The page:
It's because of this number one mandated characteristic within tube specifications -- 6061-T6 -- that tube equivalence is actually guaranteed via specification. No serious investigator thinks otherwise.
Do you want to know why 6061-T6 alloy was selected for the JFTOT test? It's because that specific alloy, at conditions employed for the test, is already inert.
For the doubters, try googling "Aluminum as oxidation catalyst." That search will result in a dearth of applicable entries, and that doesn't even reflect the rather mild conditions for JFTOT-related fuel-related deterioration reactions. The concept that one inert 6061-T6 tube is somehow measurably more "inert" than an inert tube from another supplier is a concept that is simply beyond the pale. Nobody believes that. It's actually quite laughable.
You'll possibly hear some people talking about tube equivalence as if the real issue is that our product hasn't been "approved." That's simply disingenuous. For one thing, that approach attempts to move the discussion from something about technical features and technical capabilities to an entirely separate discussion about politics and ASTM politics. For another thing, the notion of tube "approval" is only relevant to an examination of what is required for listing as a supplier in the ASTM Method D3241. The criteria for listing is actually set forth in the official ASTM booklet, Facts for Members. Documents and criteria there contradict the very notion of "approval," as does a comparable Method footnote. The "Guidelines for Listing Suppliers of Alternative Equipment in ASTM Methods" set forth two concrete requirements, namely (1) that alternate equipment be made available, and (2) that it be shown to be equivalent. It just makes good sense that a scientific proof of equivalence is a sufficient showing for listing purposes. Otherwise, why bother?
This is to not even consider the fact that ASTM, by clear written policy, doesn't endorse or certify equipment suppliers. A statement of that reality is specifically included as part of ASTM D3241. And, as a voluntary consensus organization, ASTM already recognizes that it has no authority to mandate vendor "approvals." Anything else is conflicted and instantly discredited. All users of ASTM Methods, as well as every supplier of equipment for ASTM Standard Methods, enjoys a measure of autonomy regarding ASTM. If that were somehow not possible, the concept of "voluntary consensus" would be meaningless. So, in sum, the twin notions of "Alternate Equipment Guidelines" and "Listing Guidelines" have been somehow distorted and used as a smokescreen to disguise efforts to politically blackball a particular vendor of completely equivalent, inert aluminum heater tubes, for ASTM D3241. That's inescapably malevolent. So, there's that.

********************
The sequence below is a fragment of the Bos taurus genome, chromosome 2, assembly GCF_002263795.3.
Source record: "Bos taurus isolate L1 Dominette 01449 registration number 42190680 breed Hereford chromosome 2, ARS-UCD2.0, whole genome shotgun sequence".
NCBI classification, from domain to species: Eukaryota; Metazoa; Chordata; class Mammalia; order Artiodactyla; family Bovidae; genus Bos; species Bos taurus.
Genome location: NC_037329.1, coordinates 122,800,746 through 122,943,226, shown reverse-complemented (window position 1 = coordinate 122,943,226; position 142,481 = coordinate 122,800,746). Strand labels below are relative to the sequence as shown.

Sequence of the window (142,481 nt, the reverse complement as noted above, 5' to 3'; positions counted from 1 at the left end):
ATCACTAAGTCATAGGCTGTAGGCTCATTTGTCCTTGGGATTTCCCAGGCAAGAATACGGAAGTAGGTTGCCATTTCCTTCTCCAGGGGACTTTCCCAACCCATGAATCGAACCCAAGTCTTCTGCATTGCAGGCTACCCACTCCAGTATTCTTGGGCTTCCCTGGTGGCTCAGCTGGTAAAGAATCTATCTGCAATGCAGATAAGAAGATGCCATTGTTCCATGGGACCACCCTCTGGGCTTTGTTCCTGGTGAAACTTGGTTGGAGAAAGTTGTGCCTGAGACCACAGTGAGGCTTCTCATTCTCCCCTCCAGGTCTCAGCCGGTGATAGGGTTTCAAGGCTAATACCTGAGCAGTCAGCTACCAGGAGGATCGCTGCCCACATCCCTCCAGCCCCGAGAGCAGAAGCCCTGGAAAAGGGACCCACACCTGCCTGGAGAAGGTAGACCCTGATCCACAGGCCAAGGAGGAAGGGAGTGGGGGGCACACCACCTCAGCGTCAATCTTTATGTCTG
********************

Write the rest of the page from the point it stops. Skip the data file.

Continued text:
Aside from the irrefutable, permanent, scientifically demonstrated and guaranteed (by specification) proof of heater tube equivalence, and with no further regard for the separate issue that ASTM seemingly denies that it is already required by it's own policy and guidelines to provide an alternate supplier listing, there is a final and absurd testing hurdle. That hurdle is called the Equivalence Testing Protocol. It has an official name as well: ASTM RR:D02-1550.
RR:D02-1550 is, in actuality, an official ASTM Research Report. Strangely, this "Research Report" reports no research. It also offers no data. However, even that shortcoming isn't the real issue with the Equivalence Testing Protocol. The two primary issues with it are (1) it is so obsolete as to be devoid of meaning, and (2) there is a grossly erroneous, absurd, approach taken within the Protocol; that heater tube equivalence, although undefined, can be statistically measured.
Recall that earlier we discussed the curious ASTM notion of how a plus or minus 5 degree testing difference may indicate equivalence. Science teaches ten degrees of difference would also reflect a doubling in observed reaction rate. That's definitely a testing problem. A larger, more intimidating testing problem, is that equivalence is already guaranteed by the Specifications. Equivalence is a known fact, and known facts aren't subject to statistical evaluation. In other words, you can't use statistics to disprove something that is already axiomatically true.